Unfortunately, I was never able to get my DOM belt embroidered, because it was too thick:
I ordered an ISAMI belt from the ISAMI shop in Seoul, and I went today to get it embroidered at an embroiderer near my house.
The ja-soo's 자수(embroiderer's) place is just a few minutes from my house by a traditional outdoor market where my wife shops for fresh fruit and vegetables.
When I got to the embroidery shop, the adjoshi (older guy) looked at my belt and started complaining saying something about the belt being too stiff. Old guys really like to get grumpy here (it's their favorite national past time). All you can do is pretty much ride it out and listen to whatever they have to say. I just shrugged and after a few grunts he started doing my belt.
He did all the work free hand. I don't know much about embroidery, but I thought it was pretty damn impressive. It only took him about five minutes. Afterwards he charged me a whopping 3,000 Won (about $2.50 USD). Back home getting embroidery on something like a belt would have cost me an arm and a leg. Korea, I salute you!
Downstairs from the embroiderer's place there is an open air fish market where you can pick fish out of a tank and have them prepared for you on the spot.
The characters on my belt symbolize the name of my BJJ club ("East Heaven White Mountain") in Hanja (Chinese characters). "East Heaven" represents Korea and "White Mountain" refers to Bekdu mountain in North Korea (the most sacred mountain in Korea). In Hangul (Korean) it is 동천백산 (Dong Cheon Baek San).
The history of Hangul (the Korean writing system) is actually quite interesting. Hangul was created by King Sejong the Great in 1443 during the Joseon Dynasty. King Sejong wanted to create a writing system that the common people could learn and use. He knew that having an educated, literate populace held the key to creating a powerful nation. Only rich and aristocratic Korean people were educated at this time and when they learned to read and write it was in Hanja.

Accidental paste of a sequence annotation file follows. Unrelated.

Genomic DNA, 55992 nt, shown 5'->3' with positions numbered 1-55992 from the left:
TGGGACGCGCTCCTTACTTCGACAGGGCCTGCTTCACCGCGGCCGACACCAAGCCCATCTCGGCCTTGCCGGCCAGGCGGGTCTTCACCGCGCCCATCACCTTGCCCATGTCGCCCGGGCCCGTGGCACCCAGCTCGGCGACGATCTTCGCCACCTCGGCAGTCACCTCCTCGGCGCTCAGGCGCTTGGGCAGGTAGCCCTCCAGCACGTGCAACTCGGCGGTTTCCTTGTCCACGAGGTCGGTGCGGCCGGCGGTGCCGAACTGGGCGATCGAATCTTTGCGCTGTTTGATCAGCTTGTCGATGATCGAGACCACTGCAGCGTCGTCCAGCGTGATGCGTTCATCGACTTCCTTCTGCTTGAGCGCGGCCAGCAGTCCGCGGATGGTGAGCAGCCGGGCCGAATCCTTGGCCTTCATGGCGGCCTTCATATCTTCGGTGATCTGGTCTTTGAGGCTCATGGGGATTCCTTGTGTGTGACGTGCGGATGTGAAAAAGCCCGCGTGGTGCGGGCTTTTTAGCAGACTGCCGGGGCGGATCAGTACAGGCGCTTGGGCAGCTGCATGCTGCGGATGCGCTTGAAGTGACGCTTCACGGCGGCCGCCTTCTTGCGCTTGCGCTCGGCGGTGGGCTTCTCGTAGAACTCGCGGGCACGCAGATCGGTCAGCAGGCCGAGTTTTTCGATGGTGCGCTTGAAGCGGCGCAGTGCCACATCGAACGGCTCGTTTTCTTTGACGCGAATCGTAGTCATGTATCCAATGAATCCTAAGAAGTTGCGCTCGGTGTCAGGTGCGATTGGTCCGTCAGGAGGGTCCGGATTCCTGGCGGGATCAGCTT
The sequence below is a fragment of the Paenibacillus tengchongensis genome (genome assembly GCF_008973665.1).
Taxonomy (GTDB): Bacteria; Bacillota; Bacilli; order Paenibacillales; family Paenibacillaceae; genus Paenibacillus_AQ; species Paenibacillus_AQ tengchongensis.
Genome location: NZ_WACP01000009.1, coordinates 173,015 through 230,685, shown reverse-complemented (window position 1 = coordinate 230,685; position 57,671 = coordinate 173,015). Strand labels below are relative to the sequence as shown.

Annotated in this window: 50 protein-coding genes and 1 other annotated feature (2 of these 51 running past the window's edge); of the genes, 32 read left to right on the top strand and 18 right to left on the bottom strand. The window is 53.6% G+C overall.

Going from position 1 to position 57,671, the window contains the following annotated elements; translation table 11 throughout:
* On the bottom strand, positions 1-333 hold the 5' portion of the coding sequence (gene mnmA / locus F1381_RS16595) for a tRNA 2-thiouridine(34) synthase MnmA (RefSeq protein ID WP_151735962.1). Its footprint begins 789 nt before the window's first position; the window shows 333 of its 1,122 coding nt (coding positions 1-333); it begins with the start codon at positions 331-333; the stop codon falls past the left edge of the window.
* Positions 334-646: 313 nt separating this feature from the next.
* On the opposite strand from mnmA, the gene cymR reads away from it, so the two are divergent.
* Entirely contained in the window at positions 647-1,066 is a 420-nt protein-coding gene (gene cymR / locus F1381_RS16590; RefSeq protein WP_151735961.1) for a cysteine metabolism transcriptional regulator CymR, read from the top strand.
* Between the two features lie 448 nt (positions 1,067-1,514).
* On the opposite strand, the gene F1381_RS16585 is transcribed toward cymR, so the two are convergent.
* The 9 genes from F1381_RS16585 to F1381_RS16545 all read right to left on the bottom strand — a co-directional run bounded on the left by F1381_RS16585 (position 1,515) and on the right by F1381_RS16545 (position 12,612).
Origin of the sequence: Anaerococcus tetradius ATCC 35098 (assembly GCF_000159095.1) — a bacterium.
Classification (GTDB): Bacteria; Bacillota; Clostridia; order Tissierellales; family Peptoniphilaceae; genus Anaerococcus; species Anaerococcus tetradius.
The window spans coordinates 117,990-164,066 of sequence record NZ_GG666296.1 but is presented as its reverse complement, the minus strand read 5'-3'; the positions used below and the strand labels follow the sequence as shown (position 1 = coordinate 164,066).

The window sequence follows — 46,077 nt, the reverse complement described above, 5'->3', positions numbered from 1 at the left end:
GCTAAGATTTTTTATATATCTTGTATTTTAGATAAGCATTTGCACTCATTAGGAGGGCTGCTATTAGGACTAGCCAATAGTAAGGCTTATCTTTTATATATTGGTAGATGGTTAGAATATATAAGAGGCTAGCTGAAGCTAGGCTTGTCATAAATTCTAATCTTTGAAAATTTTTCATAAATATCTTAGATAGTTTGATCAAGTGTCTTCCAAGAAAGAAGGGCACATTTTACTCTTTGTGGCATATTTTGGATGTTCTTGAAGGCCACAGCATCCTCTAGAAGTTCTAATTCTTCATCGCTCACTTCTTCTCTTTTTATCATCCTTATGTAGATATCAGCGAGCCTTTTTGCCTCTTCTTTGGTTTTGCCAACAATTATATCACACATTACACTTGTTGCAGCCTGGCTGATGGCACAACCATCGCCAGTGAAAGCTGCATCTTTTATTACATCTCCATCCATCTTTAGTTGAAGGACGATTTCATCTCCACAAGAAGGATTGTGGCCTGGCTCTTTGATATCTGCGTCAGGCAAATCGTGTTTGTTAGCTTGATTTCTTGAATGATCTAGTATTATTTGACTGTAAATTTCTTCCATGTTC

King Sejong created a brilliant, yet simple phonetic writing system that commoners could learn in just a few hours. The man was a genius. The system is really intuitive. In fact, it only took me about a day to get a hang of it.
The elite of the time didn't want to accept Hangul and saw it as a threat to their power and status; particularly the scholarly elite who believed literacy was a birthright reserved for the nobility. Many nobles refused to learn Hangul. The tenth king of the Joseon Dynasty, Yeon San-gun, actually banned Hangul documents in 1504 and put an end to the study and us of the writing system.
Hangul didn't come into use again until after 1945; and that was in North Korea. South Korea largely used a Sino-Korean writing system which required the knowledge of thousands of Chinese characters (Hanja) until the 1990's.
Koreans are so proud of King Sejong and of Hangul, and it blew my mind when I learned that it wasn't utilized for so long. Nowadays, most signs are in Hangul, but there are still many remnants of the past.
The stitching and craftsmanship of the belt seem to very nice.
It is also way thinner than my DOM belt.